ARM's Q1 revenue jumps on mobile strength

The results from the chip architecture designer -- with sales up 26 percent to 28 percent, depending on the currency -- are a big contrast with chief rival Intel, which is being hurt by the weak PC market.

Shara Tibken
Shara Tibken Former managing editor
Shara Tibken was a managing editor at CNET News, overseeing a team covering tech policy, EU tech, mobile and the digital divide. She previously covered mobile as a senior reporter at CNET and also wrote for Dow Jones Newswires and The Wall Street Journal. Shara is a native Midwesterner who still prefers "pop" over "soda."
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ARM, with its big-little chip architecture, has been posting strong results. ARM Holdings
It pays to be in mobile, especially if Apple and Samsung are licensing your technology, as
evidenced by ARM Holdings' first-quarter results.

The U.K.-based chip architecture designer, whose technology powers the vast majority of smartphones and tablets, on Tuesday reported its sales jumped 26 percent to 28 percent, depending on the currency, to 170.3 million pounds, or $263.9 million. And its profit also soared, up 39 percent to 51.9 million pounds, or $79.4 million.

ARM also projected its full-year revenue would be "at least in line with current market expectations." Analysts pegged 2013 sales at $1.06 billion, according to Yahoo Finance.

The results contrast pretty sharply with those of ARM's chief rival, Intel. Intel last week managed to eke out quarterly results and guidance largely in line with expectations, but the financials still showed the impact of the dismal PC industry. Its net income dropped 25 percent and revenue slid 2.5 percent, and worries remain about the future of the traditional computing market.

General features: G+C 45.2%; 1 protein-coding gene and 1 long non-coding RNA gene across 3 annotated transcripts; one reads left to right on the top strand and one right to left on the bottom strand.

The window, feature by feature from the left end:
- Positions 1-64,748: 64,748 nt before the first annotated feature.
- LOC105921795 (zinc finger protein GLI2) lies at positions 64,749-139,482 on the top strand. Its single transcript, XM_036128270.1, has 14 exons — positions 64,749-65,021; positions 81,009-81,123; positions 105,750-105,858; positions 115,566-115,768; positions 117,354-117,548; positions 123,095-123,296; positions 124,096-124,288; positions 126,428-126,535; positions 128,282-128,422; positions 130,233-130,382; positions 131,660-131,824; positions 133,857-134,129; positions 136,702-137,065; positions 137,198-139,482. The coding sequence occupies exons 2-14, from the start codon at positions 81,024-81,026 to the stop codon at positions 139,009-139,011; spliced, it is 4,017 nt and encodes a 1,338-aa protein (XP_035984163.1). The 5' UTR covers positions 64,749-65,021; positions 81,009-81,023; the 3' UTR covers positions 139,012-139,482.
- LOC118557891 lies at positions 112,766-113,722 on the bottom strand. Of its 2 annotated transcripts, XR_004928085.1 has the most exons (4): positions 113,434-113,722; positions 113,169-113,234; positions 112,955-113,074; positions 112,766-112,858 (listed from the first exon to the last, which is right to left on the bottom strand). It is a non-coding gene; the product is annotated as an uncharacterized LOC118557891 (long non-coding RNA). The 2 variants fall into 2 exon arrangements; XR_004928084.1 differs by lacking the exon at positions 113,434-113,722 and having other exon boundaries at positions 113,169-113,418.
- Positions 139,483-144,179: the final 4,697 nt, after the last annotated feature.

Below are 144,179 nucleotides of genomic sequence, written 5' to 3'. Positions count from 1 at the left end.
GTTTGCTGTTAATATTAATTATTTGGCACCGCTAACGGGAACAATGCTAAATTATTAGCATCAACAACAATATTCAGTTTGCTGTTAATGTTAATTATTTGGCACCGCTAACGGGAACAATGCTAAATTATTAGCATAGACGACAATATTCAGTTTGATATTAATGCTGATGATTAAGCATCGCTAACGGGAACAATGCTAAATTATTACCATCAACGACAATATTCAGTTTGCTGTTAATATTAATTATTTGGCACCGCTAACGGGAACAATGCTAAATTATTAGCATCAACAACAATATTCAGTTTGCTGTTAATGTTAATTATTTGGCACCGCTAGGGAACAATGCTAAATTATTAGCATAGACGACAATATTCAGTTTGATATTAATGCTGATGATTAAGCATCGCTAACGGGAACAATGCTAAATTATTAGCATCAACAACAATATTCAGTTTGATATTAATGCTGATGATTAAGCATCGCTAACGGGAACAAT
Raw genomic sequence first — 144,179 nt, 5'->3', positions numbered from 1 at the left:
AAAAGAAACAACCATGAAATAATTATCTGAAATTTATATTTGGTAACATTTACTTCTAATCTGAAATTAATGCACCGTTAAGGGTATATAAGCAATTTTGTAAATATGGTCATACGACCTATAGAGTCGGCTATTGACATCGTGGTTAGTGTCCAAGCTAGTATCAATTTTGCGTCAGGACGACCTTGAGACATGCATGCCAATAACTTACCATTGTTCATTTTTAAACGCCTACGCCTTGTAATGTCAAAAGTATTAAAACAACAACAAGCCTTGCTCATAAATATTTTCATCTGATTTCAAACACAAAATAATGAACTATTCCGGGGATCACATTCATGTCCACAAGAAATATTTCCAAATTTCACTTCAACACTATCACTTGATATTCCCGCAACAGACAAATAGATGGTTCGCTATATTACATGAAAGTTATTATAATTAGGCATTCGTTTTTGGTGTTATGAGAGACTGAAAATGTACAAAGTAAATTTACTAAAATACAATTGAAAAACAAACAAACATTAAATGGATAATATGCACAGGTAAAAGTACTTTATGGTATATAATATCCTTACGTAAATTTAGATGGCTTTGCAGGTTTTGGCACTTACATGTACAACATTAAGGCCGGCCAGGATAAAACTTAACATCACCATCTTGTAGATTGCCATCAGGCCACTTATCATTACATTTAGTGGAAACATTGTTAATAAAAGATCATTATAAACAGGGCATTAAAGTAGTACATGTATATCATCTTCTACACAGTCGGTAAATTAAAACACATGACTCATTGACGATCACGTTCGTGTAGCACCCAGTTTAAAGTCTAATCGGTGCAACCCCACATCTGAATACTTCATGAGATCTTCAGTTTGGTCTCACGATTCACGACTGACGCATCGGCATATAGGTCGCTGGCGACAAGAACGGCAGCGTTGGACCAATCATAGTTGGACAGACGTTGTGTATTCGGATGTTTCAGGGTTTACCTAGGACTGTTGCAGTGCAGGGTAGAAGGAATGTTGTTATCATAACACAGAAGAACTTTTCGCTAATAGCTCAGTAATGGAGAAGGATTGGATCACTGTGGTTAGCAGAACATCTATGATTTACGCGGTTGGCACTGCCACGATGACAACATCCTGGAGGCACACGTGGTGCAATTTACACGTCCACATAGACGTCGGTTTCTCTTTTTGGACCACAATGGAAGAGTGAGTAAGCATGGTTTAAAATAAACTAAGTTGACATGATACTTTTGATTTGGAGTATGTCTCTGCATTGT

ARM, meanwhile, largely dominates the smartphone and tablet market, and it's expanding into Intel strongholds such as servers. ARM-based chips traditionally have been more power efficient than x86-based chips from Intel and Advanced Micro Devices, which makes them well-suited for mobile devices, as well as other items such as televisions, refrigerators, and even data-center products. Unlike Intel, ARM doesn't actually build any chips but licenses its technology to companies such as Qualcomm, Nvidia, Apple, and Samsung.

Chief Executive Warren East, who will be stepping down from his role in July,noted that first-quarter growth was driven by "robust" licensing and record royalty revenue, which jumped about 32 percent from the previous year.

"ARM's royalty revenues again outpaced the wider semiconductor industry," East said in a press release. "This outperformance has been driven by market share gains in key end markets including digital TVs and microcontrollers. In addition, the growth in smartphones and tablets continues to benefit ARM."

ARM's customers shipped 2.6 billion chips in the first quarter, up 35 percent from the previous year. Mobile chip shipments jumped 25 percent, while embedded processors grew 50 percent.

The financial results from ARM reflect shipments from the previous quarter, so its first-quarter revenue is based on chips shipped in the last three months of 2012. That means it's not the best indicator for current performance of mobile devices, but its results do reflect the strength seen by handset vendors during the holiday season.